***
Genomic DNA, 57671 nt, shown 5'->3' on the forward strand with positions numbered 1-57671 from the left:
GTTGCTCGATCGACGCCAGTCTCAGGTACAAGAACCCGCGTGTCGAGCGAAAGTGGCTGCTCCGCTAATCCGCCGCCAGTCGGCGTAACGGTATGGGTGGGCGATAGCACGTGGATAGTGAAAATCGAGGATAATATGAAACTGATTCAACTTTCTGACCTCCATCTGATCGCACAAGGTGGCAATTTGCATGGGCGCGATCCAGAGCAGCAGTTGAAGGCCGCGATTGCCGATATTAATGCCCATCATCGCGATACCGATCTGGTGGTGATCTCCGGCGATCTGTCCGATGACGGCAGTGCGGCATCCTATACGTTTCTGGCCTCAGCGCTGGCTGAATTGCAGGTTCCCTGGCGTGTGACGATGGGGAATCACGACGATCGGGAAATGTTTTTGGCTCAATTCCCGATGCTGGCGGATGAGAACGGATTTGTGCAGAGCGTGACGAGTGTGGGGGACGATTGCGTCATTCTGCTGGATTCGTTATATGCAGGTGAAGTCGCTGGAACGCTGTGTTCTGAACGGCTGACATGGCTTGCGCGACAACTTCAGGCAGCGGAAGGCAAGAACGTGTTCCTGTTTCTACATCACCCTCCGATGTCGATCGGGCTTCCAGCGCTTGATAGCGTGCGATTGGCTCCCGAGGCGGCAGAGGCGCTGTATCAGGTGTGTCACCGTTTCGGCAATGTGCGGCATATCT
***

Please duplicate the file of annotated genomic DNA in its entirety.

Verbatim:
Genomic DNA, 57671 nt, shown 5'->3' on the forward strand with positions numbered 1-57671 from the left:
GTTGCTCGATCGACGCCAGTCTCAGGTACAAGAACCCGCGTGTCGAGCGAAAGTGGCTGCTCCGCTAATCCGCCGCCAGTCGGCGTAACGGTATGGGTGGGCGATAGCACGTGGATAGTGAAAATCGAGGATAATATGAAACTGATTCAACTTTCTGACCTCCATCTGATCGCACAAGGTGGCAATTTGCATGGGCGCGATCCAGAGCAGCAGTTGAAGGCCGCGATTGCCGATATTAATGCCCATCATCGCGATACCGATCTGGTGGTGATCTCCGGCGATCTGTCCGATGACGGCAGTGCGGCATCCTATACGTTTCTGGCCTCAGCGCTGGCTGAATTGCAGGTTCCCTGGCGTGTGACGATGGGGAATCACGACGATCGGGAAATGTTTTTGGCTCAATTCCCGATGCTGGCGGATGAGAACGGATTTGTGCAGAGCGTGACGAGTGTGGGGGACGATTGCGTCATTCTGCTGGATTCGTTATATGCAGGTGAAGTCGCTGGAACGCTGTGTTCTGAACGGCTGACATGGCTTGCGCGACAACTTCAGGCAGCGGAAGGCAAGAACGTGTTCCTGTTTCTACATCACCCTCCGATGTCGATCGGGCTTCCAGCGCTTGATAGCGTGCGATTGGCTCCCGAGGCGGCAGAGGCGCTGTATCAGGTGTGTCACCGTTTCGGCAATGTGCGGCATATCT